I’ll preface this piece by stating what it is not, as such. Given we are now nearing a week past the event, this is not so much a review as it is a reflection. A reflection on the fact that, even despite the said timeframe, I’m still able to care enough about this performance to attach some words to it. Such is the power of Joan Wasser.
And so it begins. “I’m looking for the magic…” Joan sung, as she introduced her smoky vocal tones to a packed Factory Theatre crowd. The Factory Theatre itself has provided many a magic moment of the years; Patty Griffin, Brandi Carlile, Imogen Michaelson are but some of the names who have provided definitive musical experiences on its threadbare stage, so Joan needn’t look much further than her surroundings to find it. Indeed, she also needn’t have looked much further than herself – from the moment her raspy groove filled the room, this was clearly going to be a performance of note.
Playing nicely off her two accompanying musicians, Joan quickly found a soulful swagger, intertwining with the backing gents to create some slightly unexpected Nu-Motown harmonies. There was something particularly confident about her ‘subtle soul’ – a younger Bettye Lavette (albeit in leather pants) is perhaps the most immediate comparison, yet with the restrained lyrical stylings of an Aimee Mann or Chan Marshall it was never anything less than contemporary. While largely a controlled and measured performer, she thankfully isn’t afraid to punctuate occasionally with a banshee wail, or brandish her guitar as a rock music weapon of choice (see: The Deep Field’s ‘Nervous’ and it’s declaration that she doesn’t “come with a manual”.)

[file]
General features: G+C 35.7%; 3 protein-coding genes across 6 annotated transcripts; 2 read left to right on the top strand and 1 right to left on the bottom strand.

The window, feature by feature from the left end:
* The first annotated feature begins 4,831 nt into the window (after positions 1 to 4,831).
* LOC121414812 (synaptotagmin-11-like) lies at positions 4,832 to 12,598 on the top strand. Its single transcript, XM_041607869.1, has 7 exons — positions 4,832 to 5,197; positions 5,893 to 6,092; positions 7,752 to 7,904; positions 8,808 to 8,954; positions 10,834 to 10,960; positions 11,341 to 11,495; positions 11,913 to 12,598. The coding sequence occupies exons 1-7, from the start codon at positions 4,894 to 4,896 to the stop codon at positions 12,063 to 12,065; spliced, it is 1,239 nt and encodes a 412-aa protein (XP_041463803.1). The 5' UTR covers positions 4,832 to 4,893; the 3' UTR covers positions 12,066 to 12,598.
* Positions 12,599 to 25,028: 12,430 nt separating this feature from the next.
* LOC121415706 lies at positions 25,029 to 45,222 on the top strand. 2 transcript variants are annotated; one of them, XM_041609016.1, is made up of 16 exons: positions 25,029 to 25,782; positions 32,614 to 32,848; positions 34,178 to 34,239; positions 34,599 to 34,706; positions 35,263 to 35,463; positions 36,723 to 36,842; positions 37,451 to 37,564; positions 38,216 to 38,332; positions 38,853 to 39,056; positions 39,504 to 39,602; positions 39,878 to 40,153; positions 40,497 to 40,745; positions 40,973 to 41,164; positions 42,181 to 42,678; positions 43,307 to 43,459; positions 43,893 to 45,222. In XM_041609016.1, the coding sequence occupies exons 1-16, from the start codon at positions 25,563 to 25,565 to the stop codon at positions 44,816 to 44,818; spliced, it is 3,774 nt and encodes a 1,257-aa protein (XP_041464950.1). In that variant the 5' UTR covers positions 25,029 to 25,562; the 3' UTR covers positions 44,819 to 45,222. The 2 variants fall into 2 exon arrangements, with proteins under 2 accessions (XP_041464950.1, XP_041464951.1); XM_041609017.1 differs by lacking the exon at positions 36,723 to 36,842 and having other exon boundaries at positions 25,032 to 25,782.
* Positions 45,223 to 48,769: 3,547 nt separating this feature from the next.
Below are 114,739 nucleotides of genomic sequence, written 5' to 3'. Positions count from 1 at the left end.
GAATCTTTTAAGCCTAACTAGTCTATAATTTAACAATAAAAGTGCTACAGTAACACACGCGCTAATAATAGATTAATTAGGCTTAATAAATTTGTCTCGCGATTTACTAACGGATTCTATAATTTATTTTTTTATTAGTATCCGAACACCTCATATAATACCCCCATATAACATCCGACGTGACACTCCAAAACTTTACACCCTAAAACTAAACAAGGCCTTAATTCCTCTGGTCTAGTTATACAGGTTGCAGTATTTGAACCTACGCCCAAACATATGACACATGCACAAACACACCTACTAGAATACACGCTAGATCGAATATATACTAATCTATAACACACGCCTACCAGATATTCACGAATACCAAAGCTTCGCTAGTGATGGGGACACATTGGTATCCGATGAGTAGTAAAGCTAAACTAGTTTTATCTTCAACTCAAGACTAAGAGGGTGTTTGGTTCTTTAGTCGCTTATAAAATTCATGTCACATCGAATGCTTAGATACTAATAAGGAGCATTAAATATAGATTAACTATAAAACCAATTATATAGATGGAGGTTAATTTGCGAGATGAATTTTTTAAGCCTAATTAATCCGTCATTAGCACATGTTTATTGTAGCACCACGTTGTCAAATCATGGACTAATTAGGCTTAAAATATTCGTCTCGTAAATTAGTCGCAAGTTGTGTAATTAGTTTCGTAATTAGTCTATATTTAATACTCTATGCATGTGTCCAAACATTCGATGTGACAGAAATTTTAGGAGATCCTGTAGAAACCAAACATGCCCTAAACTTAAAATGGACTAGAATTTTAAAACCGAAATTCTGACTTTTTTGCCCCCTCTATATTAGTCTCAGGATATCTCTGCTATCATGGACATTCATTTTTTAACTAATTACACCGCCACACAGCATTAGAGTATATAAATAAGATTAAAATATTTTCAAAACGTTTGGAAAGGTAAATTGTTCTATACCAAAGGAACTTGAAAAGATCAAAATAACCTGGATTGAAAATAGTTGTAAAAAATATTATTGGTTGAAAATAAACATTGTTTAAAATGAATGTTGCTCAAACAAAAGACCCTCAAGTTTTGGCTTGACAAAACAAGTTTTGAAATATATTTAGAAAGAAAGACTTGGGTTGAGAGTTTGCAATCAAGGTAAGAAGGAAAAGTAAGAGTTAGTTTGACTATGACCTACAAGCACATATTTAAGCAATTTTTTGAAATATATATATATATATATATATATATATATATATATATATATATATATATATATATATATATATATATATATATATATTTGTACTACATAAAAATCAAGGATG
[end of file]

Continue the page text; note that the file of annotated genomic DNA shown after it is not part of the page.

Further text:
Wasser used her set as an opportunity to indeed explore most of her new material, and it was a clever move: live, The Deep Field‘s songs are darker, moodier and more menacing, finding a spirit that was occasionally muted on the recordings. The night’s most potent moment came from this: ‘Forever and a Year’ (dedicated to a recently deceased tour manager) had the crowd enraptured with silence as it shimmered darkly in the air before slowly fading into the floorboards.
The most striking thing about this Joan As Police Woman performance was her ability to draw the crowd to her, using a mix of raw emotion and natural sensuality. You wanted to be close to her, knowing, however, that she would ultimately cause you more harm than good. It was that slight hint of danger that made her all the more compelling and the show, ultimately, another defining show in The Factory Theatre’s repertoire.
The Deep Field is out now and is recommended by Dark Cafe Daze.
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